A solid if unsurprising introduction to history's greatest conqueror by an expert on his life and times. Famed for such works as A History of Greece to 322 b.c. (1959), Hammond (Greek/Bristol Univ.) has distilled a lifetime of Alexander studies into a brief summary for the general reader of what the Macedonian conqueror did and why. To keep it readable, Hammond includes no footnotes; an appendix refers the skeptical reader to the author's more detailed works. Beginning with Alexander's boyhood, the book recounts his amazing military feats in the Balkans, Asia, and Egypt, ending with his premature death of malaria at 32. The prose is dense and many of the facts familiar; even so, the tale's particulars can still inspire gasps of astonishment, as when Alexander successfully leads his army across the lethal desert of Gedrosia. The biographer openly admires his subject, lauding him not only as history's greatest general but as a charismatic and enlightened leader who aimed to foster prosperity and peace. This is never completely believable: Was Alexander really that perfect? Did contempt for other peoples and greed for their wealth play no role in the foundation of his empire? So satisfied is Hammond with Alexander's own conviction of having the gods' favor that he uncritically records stories of fulfilled omens that will be suspicious to anyone who doesn't believe in Zeus. Hammond states at the outset his disagreement with scholars who ``pick and choose'' among primary sources to support their ``disbelief in great men,'' but he seems all too ready to go to the opposite extreme, denying or rationalizing stories that present Alexander in an unflattering light. The book succeeds as a summary of facts but not as a convincing portrait; it sounds at times more like a boys' adventure yarn than a true intellectual adventure. (illustrations, not seen) (Book-of-the-Month Club/History Book Club selection)

Pub Date: March 10, 1997

ISBN: 0-8078-2350-3

Page Count: 220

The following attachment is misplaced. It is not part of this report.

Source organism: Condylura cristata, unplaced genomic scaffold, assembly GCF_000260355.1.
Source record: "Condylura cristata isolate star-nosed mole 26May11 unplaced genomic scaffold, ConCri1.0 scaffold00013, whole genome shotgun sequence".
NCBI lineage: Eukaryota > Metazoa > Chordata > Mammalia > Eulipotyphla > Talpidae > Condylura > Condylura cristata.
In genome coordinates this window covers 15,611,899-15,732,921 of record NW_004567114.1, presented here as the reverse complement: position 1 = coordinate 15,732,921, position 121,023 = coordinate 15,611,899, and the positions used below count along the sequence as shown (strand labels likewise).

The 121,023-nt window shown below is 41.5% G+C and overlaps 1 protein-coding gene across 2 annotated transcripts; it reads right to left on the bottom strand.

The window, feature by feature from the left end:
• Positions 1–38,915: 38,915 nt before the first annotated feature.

Publisher: Univ. of North Carolina

Review Posted Online: May 20, 2010

Kirkus Reviews Issue: Jan. 1, 1997

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The author's youthfulness helps to assure the inevitable comparison with the Anne Frank diary although over and above the...


Elie Wiesel spent his early years in a small Transylvanian town as one of four children. 

He was the only one of the family to survive what Francois Maurois, in his introduction, calls the "human holocaust" of the persecution of the Jews, which began with the restrictions, the singularization of the yellow star, the enclosure within the ghetto, and went on to the mass deportations to the ovens of Auschwitz and Buchenwald. There are unforgettable and horrifying scenes here in this spare and sombre memoir of this experience of the hanging of a child, of his first farewell with his father who leaves him an inheritance of a knife and a spoon, and of his last goodbye at Buchenwald his father's corpse is already cold let alone the long months of survival under unconscionable conditions. 

The author's youthfulness helps to assure the inevitable comparison with the Anne Frank diary although over and above the sphere of suffering shared, and in this case extended to the death march itself, there is no spiritual or emotional legacy here to offset any reader reluctance.

Pub Date: Jan. 16, 2006

ISBN: 0374500010

Page Count: 120

Publisher: Hill & Wang

Review Posted Online: Oct. 7, 2011

Kirkus Reviews Issue: Jan. 15, 2006

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For Howard Zinn, long-time civil rights and anti-war activist, history and ideology have a lot in common. Since he thinks that everything is in someone's interest, the historian—Zinn posits—has to figure out whose interests he or she is defining/defending/reconstructing (hence one of his previous books, The Politics of History). Zinn has no doubts about where he stands in this "people's history": "it is a history disrespectful of governments and respectful of people's movements of resistance." So what we get here, instead of the usual survey of wars, presidents, and institutions, is a survey of the usual rebellions, strikes, and protest movements. Zinn starts out by depicting the arrival of Columbus in North America from the standpoint of the Indians (which amounts to their standpoint as constructed from the observations of the Europeans); and, after easily establishing the cultural disharmony that ensued, he goes on to the importation of slaves into the colonies. Add the laborers and indentured servants that followed, plus women and later immigrants, and you have Zinn's amorphous constituency. To hear Zinn tell it, all anyone did in America at any time was to oppress or be oppressed; and so he obscures as much as his hated mainstream historical foes do—only in Zinn's case there is that absurd presumption that virtually everything that came to pass was the work of ruling-class planning: this amounts to one great indictment for conspiracy. Despite surface similarities, this is not a social history, since we get no sense of the fabric of life. Instead of negating the one-sided histories he detests, Zinn has merely reversed the image; the distortion remains.

Pub Date: Jan. 1, 1979

ISBN: 0061965588

Page Count: 772

Publisher: Harper & Row

Review Posted Online: May 26, 2012

Kirkus Reviews Issue: Jan. 1, 1979

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